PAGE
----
Set "iq_measured" value as GPIO digital output value

Hi everyone,

I’m looking for a way to set the “axis0.Iq_measured” as the GPIO digital output pin.

However, it is difficult to find it. Can I get any advice on this?

Thank you!

Hi TexGu,

Iq_measured is a continuous analog value, it can’t be written to a GPIO digital pin - there’s no digital to analog circuitry on the ODrive. Can you explain more as to your use case and requirements? There may be another solution possible.

Hi solomondg,

Thanks for your response!
Although the Iq_measured is a continuous analog value, Isn’t the measured value digital?
In my opinion, if we measure it in discrete time(for example, 100Hz), it can be transmitted via UART. (Is this possible?)

My system setup is the multiple motors (4 motors) using four ODrives and one MyRio.
I give the analog output command(0~3.3V) from MyRio to Odrive and do the position control.

The issue is, I’d like to include the Iq_measured values to control the motor in MyRio to give the new desired position value.
Would it be possible the ODrive keeps reading the Iq_measured value and send it to MyRio through UART?


Hey TexGu,

Apologies, I assumed you were trying to output the value of Iq_measured as an analog signal or similar.

Yes, you can access Iq_measured over UART - all parameters listed here can be accessed by any of USB, UART, or CAN.

I’d generally recommend having the MyRIO command position over UART as well - that’s much more reliable/predictable than transmitting the position command over analog.

You can see the information on the UART connections here, and the ASCII protocol used over UART here. tldr - there’s a shorthand command for setting position and another for getting pos/vel feedback, and you can read the Iq_measured via the general parameter read/write syntax - here you’d just transmit r axis0.motor.foc.Iq_measured\n and the ODrive would respond with the floating-point value.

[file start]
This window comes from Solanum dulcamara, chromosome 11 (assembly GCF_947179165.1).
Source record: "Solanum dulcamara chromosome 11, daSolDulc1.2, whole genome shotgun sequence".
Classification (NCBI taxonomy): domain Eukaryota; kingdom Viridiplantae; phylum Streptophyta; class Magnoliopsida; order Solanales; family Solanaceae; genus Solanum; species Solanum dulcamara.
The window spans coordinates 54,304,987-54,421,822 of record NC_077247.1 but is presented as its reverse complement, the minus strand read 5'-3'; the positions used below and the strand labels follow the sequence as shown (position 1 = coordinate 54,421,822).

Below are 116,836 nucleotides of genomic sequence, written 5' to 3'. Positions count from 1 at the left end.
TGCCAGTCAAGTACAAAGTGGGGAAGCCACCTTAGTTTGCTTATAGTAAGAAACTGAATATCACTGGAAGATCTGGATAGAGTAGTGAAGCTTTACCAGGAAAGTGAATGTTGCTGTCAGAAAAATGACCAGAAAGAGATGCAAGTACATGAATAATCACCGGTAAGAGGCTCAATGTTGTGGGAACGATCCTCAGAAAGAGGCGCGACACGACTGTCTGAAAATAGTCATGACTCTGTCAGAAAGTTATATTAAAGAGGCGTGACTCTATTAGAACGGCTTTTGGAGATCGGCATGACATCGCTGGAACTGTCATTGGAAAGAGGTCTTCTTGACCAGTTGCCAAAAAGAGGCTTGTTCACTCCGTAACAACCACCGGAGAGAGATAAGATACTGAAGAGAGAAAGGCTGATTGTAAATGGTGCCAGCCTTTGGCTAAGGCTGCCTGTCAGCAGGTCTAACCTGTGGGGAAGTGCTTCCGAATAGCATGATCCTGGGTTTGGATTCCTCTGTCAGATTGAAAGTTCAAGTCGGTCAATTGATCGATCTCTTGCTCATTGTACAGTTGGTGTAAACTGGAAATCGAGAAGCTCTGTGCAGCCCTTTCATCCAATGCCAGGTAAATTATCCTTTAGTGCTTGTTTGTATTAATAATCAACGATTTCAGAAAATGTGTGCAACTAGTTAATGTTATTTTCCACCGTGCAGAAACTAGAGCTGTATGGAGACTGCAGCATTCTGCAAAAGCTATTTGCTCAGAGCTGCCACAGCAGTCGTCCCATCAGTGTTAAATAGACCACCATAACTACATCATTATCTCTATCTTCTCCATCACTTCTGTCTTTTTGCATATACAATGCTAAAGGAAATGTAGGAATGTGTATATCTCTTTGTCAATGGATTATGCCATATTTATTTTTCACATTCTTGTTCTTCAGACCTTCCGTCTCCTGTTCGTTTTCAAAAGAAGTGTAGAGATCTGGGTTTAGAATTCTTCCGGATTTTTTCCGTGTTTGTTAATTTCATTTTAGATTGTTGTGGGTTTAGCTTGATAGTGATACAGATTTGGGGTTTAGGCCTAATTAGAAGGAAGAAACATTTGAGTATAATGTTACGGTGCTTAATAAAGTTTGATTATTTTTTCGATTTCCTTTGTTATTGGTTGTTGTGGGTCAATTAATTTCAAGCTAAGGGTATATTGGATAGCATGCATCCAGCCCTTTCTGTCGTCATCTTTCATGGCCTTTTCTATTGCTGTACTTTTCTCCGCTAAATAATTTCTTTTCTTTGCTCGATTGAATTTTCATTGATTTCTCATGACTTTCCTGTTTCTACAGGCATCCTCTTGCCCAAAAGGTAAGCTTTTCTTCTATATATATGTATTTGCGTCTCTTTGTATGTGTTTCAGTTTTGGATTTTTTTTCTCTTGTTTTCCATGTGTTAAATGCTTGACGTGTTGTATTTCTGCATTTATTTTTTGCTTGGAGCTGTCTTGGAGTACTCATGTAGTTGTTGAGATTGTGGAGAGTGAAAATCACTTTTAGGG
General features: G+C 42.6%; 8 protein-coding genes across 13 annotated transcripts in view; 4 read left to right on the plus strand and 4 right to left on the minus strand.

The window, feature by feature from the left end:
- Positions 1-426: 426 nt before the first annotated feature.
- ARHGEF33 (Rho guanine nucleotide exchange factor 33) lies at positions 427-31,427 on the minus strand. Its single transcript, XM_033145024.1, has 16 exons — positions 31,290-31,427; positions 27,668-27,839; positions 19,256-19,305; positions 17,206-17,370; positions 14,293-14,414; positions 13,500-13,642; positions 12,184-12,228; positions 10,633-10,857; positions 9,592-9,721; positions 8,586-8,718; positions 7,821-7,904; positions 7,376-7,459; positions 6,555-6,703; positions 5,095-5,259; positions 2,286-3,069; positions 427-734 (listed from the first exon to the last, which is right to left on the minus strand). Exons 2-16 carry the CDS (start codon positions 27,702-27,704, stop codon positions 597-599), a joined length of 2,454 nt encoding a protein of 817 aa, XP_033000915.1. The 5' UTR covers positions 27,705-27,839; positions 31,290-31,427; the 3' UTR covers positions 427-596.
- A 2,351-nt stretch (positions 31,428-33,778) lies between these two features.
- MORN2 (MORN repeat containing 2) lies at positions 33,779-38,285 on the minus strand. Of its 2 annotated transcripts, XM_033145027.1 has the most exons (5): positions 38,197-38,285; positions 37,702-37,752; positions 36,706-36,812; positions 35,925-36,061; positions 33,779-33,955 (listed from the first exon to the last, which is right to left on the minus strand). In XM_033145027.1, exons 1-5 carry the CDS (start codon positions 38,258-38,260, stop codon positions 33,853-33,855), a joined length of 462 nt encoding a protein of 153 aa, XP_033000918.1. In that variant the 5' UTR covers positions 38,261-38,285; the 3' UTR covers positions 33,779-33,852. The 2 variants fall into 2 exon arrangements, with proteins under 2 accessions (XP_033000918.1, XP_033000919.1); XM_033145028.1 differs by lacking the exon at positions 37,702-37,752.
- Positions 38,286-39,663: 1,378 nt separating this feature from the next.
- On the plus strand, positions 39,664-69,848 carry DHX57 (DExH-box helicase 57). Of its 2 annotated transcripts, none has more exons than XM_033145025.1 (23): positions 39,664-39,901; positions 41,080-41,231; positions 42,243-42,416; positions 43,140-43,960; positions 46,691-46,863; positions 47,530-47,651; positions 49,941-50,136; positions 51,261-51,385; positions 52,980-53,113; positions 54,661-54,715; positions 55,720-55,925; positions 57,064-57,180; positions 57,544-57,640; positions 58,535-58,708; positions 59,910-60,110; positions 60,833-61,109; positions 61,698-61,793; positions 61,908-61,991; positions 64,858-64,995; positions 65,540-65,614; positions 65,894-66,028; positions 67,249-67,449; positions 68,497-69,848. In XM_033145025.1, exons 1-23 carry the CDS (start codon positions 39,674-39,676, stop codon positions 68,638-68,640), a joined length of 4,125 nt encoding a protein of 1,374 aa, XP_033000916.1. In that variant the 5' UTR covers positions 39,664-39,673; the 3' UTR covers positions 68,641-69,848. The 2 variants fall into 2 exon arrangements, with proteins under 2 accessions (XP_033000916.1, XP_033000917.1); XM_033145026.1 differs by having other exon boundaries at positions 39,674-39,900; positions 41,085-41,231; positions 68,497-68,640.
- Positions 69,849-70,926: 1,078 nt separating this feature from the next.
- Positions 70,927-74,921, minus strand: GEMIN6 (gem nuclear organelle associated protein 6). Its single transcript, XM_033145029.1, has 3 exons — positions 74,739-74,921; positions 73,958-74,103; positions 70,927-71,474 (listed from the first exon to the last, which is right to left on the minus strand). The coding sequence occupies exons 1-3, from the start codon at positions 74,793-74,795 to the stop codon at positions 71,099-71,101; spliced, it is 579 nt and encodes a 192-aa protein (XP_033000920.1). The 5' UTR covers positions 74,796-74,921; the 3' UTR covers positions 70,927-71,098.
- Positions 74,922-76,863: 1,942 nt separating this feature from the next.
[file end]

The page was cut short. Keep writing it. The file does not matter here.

Note the default UART baudrate is 115200 baud, you may want to increase this to 921600 for higher bandwidth communications. You can additionally use the checksum to add reliability to incoming and outgoing messages.

As another note - you’ll require one UART per ODrive from the MyRIO. A quick look at the datasheet implies it only has a single UART peripheral, which may be an issue. May I ask why you’re using the MyRIO in the first place? It seems even a common microcontroller would be easier and more flexible for this task.

Generally we recommend using CAN bus for any application requiring reliability, especially with multiple ODrives – it’s faster and more reliable. Just a note for the future.

Hey solomondg,

Thanks for your quick suggestion!
In the case of an Analog output signal from MyRio, I can use the FPGA with high frequency but I’m worried about the situation that shows the latency or I need to reduce the control frequency of the system. (I would need to keep reading the foc.Iq_measured value and sending the position control signal to the motor.)

My original plan is
FPGA high-frequency analog output from MyRio → ODrive Position control
Independent low-frequency UART reading Iq signal & position signal → TX → Odrive → RX → MyRio

Do you think this plan is reasonable?

Since MyRio has two UART ports (Connector A and Connector B), I might be able to control up to two motors. If this works, I plan to move the system to the CRIO setup to control four motors in same time.

Do you recommend the Arduino to control the motors? (I tried but not for the high-frequency RT control and difficult to control multiple motors).

Yes, CAN bus would be the ideal communication method but it’s too expensive. (If I move to CRIO then I would be able to purchase CAN BUS module in the future.)

Currently, I’ve tried to send the r axis0.motor.foc.Iq_measured\n to ODrive and get the Hexadecimal feedback from ODrive and I would need to take a look at how to convert it to the float value.

Thank you again for your help!